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Bushmeat
Animals from primates to snakes are valuable commodities in the thriving, albeit illegal, worldwide trade of bushmeat, defined as wildlife killed either by commercial or subsistence hunters. With one million tons of bushmeat taken from African forests every year, the already endangered gorilla population-a primary victim of the trade-is in dire straits.

This photo shows a gorilla family in southeast Cameroon (minus the alpha male silverback, who managed to get away) that had been slaughtered in their nests by a bushmeat hunter early one morning.

Execution Of a Viet Cong Guerrilla
This picture was shot by Eddie Adams who won the Pulitzer prize with it. The picture shows Nguyen Ngoc Loan, South Vietnam’s national police chief executing a prisoner who was said to be a Viet Cong captain. Once again the public opinion was turned against the war.

Hector Pieterson
Hector Pieterson an icon of 1976 Soweto uprising in apartheid South Africa. Dying Hector being carried by a fellow student. He was killed at the age of 12 when the police opened fire on protesting students. For years, June 16 stood as a symbol of resistance to the brutality of the apartheid government. Today, it is known as National Youth Day – a day on which South Africans honour young people and bring attention to their needs.

Last Jew Of Vinnitsa
Picture from an Einsatzgruppen soldier’s personal album, labelled on the back as “Last Jew of Vinnitsa, it shows a member of Einsatzgruppe D is just about to shoot a Jewish man kneeling before a filled mass grave in Vinnitsa, Ukraine, in 1941. All 28,000 Jews from Vinnitsa and its surrounding areas were massacred at the time.

Lynching Of Young Blacks
This is a famous picture, taken in 1930, showing the young black men accused of raping a Caucasian woman and killing her boyfriend, hanged by a mob of 10,000 white men. The mob took them by force from the county jail house. Another black man was left behind and ended up being saved from lynching. Even if lynching photos were designed to boost white supremacy, the tortured bodies and grotesquely happy crowds ended up revolting many.


Palestinian Refugees
World Press Photo of the Year: 1976 Fran├žoise Demulder, France, Gamma. Beirut, Lebanon, January 1976. Palestinian refugees in the district La Quarantaine. About the image She was the first woman to win the World Press Photo, and did so on the 20th anniversary of the award. Demulder stated at the time that she hated war, but felt compelled to document how it’s always the innocent who suffer, while the powerful get richer and richer.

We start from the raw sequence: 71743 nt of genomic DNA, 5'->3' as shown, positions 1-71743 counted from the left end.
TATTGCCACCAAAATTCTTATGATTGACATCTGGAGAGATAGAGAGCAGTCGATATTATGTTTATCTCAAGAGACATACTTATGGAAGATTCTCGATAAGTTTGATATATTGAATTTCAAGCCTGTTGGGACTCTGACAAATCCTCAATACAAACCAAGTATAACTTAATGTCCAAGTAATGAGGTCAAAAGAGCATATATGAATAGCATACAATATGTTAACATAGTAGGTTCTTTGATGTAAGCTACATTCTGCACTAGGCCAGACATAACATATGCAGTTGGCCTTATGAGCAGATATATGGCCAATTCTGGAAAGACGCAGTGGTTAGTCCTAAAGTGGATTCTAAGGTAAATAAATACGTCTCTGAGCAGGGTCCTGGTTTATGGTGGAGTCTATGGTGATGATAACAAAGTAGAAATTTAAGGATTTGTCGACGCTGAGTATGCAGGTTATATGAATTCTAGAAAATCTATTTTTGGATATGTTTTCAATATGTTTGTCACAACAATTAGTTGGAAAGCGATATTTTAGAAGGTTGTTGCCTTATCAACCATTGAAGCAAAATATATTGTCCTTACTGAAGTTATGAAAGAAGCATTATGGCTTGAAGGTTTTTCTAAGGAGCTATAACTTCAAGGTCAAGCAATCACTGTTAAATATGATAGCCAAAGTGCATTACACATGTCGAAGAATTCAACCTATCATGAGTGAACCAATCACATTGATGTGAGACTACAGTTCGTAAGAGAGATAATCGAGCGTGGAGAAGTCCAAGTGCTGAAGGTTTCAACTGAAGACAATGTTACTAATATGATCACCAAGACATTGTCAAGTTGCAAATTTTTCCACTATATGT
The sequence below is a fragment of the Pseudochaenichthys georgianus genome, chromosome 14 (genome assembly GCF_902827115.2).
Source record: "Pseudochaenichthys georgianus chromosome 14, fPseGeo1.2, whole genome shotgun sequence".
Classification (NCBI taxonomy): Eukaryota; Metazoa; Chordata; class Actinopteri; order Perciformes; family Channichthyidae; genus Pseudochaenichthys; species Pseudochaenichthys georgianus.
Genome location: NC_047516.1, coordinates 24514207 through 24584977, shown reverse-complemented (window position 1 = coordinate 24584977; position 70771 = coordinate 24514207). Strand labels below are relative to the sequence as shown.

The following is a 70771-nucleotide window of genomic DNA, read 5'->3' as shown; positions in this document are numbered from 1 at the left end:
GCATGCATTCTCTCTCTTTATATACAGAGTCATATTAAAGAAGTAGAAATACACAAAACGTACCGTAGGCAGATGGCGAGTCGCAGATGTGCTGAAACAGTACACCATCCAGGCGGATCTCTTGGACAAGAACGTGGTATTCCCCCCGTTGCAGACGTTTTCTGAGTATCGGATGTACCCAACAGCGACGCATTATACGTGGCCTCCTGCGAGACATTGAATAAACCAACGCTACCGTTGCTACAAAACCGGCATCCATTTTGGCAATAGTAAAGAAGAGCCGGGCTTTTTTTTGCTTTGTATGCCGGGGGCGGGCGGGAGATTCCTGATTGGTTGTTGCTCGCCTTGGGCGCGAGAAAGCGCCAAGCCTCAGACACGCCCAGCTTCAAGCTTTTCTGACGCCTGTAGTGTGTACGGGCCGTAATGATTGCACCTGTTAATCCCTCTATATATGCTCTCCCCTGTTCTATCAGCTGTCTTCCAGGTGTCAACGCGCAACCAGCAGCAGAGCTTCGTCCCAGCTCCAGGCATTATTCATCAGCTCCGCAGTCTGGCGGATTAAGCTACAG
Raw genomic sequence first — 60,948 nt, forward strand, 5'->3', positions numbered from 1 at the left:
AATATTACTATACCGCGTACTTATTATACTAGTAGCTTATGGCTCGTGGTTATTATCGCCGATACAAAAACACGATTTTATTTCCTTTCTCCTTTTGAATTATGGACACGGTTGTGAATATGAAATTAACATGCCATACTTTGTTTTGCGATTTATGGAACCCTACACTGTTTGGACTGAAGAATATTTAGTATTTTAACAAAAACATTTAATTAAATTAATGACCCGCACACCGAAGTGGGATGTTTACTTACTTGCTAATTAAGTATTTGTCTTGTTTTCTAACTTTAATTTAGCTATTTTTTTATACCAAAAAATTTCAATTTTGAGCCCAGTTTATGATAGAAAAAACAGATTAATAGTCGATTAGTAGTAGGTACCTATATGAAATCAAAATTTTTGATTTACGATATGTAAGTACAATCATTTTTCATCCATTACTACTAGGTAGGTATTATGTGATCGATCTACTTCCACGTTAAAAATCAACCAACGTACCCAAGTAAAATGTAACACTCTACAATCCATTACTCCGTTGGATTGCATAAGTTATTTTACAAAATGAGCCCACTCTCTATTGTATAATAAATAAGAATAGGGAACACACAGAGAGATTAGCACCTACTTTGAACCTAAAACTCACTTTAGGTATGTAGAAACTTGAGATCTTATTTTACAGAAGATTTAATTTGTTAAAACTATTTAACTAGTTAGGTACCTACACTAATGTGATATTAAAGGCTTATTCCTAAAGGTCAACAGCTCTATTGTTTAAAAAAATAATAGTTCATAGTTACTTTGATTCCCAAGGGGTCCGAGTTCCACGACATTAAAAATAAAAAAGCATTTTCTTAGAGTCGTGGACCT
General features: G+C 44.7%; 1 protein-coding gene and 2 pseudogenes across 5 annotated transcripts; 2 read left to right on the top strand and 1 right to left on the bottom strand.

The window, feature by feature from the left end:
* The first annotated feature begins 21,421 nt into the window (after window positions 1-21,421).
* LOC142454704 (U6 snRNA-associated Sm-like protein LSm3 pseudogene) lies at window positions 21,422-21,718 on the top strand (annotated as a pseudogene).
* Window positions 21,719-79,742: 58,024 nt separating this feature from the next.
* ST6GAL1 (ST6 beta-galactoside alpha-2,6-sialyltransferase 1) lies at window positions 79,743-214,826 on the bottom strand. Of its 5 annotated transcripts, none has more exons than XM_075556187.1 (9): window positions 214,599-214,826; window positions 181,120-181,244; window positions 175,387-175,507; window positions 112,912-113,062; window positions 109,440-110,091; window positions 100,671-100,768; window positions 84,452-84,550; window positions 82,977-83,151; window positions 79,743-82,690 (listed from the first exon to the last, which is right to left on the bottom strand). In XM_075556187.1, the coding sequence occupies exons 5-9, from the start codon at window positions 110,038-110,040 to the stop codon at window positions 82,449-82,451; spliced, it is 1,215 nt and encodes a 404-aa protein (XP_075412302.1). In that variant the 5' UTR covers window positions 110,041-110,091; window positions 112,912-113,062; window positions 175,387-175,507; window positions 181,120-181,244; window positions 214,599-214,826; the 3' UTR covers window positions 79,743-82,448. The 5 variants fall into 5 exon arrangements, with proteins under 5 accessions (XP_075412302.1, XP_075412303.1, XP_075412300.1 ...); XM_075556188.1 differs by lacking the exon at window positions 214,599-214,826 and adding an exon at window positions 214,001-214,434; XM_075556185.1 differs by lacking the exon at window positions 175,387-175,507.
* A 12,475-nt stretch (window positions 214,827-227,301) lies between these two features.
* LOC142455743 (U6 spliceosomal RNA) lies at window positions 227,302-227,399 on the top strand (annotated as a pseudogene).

Palm Oil Deforestation
Indonesia is home to the world’s third largest tropical forest, but it’s disappearing quickly. Though often illegal, the forests are cut down both for a booming pulp and paper industry as well as to clear land for oil palm plantations, which supply diverse industries from biofuel to soap to cosmetics. Because of deforestation, Indonesia is also the world’s third largest greenhouse gas contributor, behind only the U.S. and China; after the forest is cut down, the carbon normally sequestered in the peatland soil is no longer shielded from being released into the atmosphere.

Pollution and Power Lines
China’s economy has exploded in recent years; so has its pollution problem, leaving no aspect of the country’s environment unaffected. Solid waste often lacks proper disposal, waterways have been polluted, and the air quality has plummeted, largely due to the coal-fired power plants that serve as the country’s primary source of energy.

Second Largest Oil Spill Ever
The Ixtoc I exploratory well suffered a blowout on June 3, 1979, in Mexico’s Bay of Campeche, 600 miles south of Texas. The well was not brought under control until the next year, by which time 140 million gallons had spilled into the bay. The only larger spill occurred during the 1991 Gulf War, when Iraq dumped-deliberately-up to 462 million gallons of oil into the Persian Gulf.

Segregated water Fountains
A segregated water fountain with a vastly larger and more desirable fountain for whites, and a small fountain for minorities.

Sludge Kingston Tennessee
More than 1 billion gallons of toxic sludge were released into a Tennessee community when a dam collapsed last December, causing a massive coal-ash spill at the Kingston Fossil Plant, a coal-burning power plant owned by the Tennessee Valley Authority.

Starving Boy
World Press Photo of the Year: 1980 Mike Wells, United Kingdom. Karamoja district, Uganda, April 1980. Starving boy and a missionary. About the image Wells felt indignant that the same publication that sat on his picture for five months without publishing it, while people were dying, entered it into a competition. He was embarrassed to win as he never entered the competition himself, and was against winning prizes with pictures of people starving to death.

The American Bison
A product of U.S. Army-sanctioned mass slaughter of American bison in the 1800s, these bison skulls are waiting to be ground for fertilizer, most likely in the American midwest. The slaughter was so “effective” that the population of bison in the U.S. is estimated to have dropped from around 60 million in 1800 to as few as 750 in 1890.

Tsunami Dead Bodies
The Boxing Day Tsunami that struck Thailand in 2004 caused approximately 350,000 deaths and many more injuries.

View of Floods
An aerial view of floods caused by Tropical Storm Hanna is seen in Gonaives, Haiti on September 3, 2008. Haiti’s civil protection office said 37 of the 90 Hanna-related deaths had occurred in the port city of Gonaives.

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